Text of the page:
(Bloomberg) -- Bitcoin rallied to its highest levels since August ahead of celebrations for the Lunar New Year holiday throughout Asia, surging at the start of the weekend for a second straight time.
The largest cryptocurrency rose as much as 2.1% to $22,786, the highest level since Aug. 18. It also had strong gains over Friday and Saturday last weekend. Second-ranked Ether advanced as much as 2.4% to levels not seen since September. This comes amid more predictions that the cryptocurrency market has passed its lows, and at the start of the Lunar New Year holiday celebrated across much of Asia, also often referred to as Chinese New Year.
“Buying Bitcoin at the end of the first day of Chinese New Year and selling it 10 trading days later would have returned +9%, on average, with all of the last eight years (2015-2022) showing positive returns,” said Markus Thielen, head of research at Matrixport, in a note Friday. “The beginning of the Chinese New Year has been an attractive entry timing for long positions.”
Bitcoin has rallied to start 2023 — it and Ether are up more than 35% — amid a more promising macro picture. US short-term inflation expectations fell in early January to the lowest in almost two years, providing a bigger-than-expected boost to consumer sentiment, according to the University of Michigan’s preliminary survey reading. The Federal Reserve is on track to downshift to smaller interest-rate increases following the further cooling in prices, though it’s likely to keep hiking until pressures show more definitive signs of slowing.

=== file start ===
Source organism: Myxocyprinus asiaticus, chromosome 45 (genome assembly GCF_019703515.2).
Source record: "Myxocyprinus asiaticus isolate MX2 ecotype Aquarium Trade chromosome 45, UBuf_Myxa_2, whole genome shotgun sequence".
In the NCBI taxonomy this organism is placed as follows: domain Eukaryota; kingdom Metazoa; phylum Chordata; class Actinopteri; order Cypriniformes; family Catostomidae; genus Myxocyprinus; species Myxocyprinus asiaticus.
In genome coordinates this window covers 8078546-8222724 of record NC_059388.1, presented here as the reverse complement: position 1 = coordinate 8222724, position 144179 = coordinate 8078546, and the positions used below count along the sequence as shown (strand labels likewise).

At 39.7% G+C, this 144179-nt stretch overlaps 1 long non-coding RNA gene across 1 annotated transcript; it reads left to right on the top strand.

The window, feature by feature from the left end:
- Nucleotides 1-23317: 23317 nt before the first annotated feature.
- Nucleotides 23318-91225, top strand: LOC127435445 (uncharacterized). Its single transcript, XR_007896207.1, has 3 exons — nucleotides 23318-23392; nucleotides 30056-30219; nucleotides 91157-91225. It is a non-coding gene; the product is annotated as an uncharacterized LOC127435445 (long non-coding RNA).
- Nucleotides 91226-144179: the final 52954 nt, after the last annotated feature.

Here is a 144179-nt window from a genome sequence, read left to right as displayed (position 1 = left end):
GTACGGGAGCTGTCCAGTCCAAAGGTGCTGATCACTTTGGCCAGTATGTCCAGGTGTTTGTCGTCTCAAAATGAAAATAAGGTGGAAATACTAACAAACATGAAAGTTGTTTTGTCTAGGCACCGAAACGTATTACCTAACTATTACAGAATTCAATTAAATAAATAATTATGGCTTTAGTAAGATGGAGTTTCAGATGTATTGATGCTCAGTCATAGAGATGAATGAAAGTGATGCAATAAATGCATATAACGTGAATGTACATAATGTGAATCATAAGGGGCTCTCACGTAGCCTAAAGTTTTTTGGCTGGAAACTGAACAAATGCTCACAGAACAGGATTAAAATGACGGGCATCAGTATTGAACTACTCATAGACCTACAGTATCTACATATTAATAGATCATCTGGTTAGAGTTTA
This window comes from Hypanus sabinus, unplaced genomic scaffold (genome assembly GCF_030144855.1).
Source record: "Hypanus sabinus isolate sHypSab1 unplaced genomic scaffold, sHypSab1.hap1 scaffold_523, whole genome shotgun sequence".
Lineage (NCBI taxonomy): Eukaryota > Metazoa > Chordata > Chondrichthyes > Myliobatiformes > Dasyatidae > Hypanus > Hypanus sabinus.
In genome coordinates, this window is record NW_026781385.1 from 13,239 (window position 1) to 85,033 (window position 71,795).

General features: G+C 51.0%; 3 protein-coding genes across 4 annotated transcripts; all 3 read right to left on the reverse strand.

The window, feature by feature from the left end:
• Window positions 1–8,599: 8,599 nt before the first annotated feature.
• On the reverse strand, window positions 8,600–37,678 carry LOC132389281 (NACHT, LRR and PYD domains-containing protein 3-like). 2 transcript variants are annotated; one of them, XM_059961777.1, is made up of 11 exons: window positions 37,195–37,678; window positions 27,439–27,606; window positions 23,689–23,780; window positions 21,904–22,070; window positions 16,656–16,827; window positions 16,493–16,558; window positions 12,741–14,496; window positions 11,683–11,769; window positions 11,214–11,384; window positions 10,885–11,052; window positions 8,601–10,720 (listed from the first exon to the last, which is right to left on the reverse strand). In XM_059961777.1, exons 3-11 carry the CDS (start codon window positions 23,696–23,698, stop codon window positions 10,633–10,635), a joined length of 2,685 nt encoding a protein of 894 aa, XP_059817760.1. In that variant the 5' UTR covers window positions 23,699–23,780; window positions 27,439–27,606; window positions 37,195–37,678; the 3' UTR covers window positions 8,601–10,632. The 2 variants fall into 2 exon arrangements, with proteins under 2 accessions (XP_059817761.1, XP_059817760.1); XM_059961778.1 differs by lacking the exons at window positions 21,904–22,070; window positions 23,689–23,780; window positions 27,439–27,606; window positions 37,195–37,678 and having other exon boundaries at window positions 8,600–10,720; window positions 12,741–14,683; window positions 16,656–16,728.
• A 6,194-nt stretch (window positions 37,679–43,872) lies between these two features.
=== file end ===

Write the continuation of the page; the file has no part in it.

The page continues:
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Still, even bulls express some caution. Sean Farrell, head of digital asset strategy at Fundstrat, predicts that Bitcoin will rise to $35,000 to $44,000 this year, and that Ether will hit $2,400 to $3,200 — but he’s still advising that there could be trouble in the markets with issues like turbulence at Digital Currency Group still looming large.
“Despite our view that the absolute lows for the majors are in, we still believe there are some near-term risks to remain cognizant of,” Farrell wrote in a note Friday. “These include additional fallout from DCG, one more swipe at risk assets at the next FOMC meeting, and the fact that despite the recent rally, we are still amidst what we would consider an on-chain bear market.”
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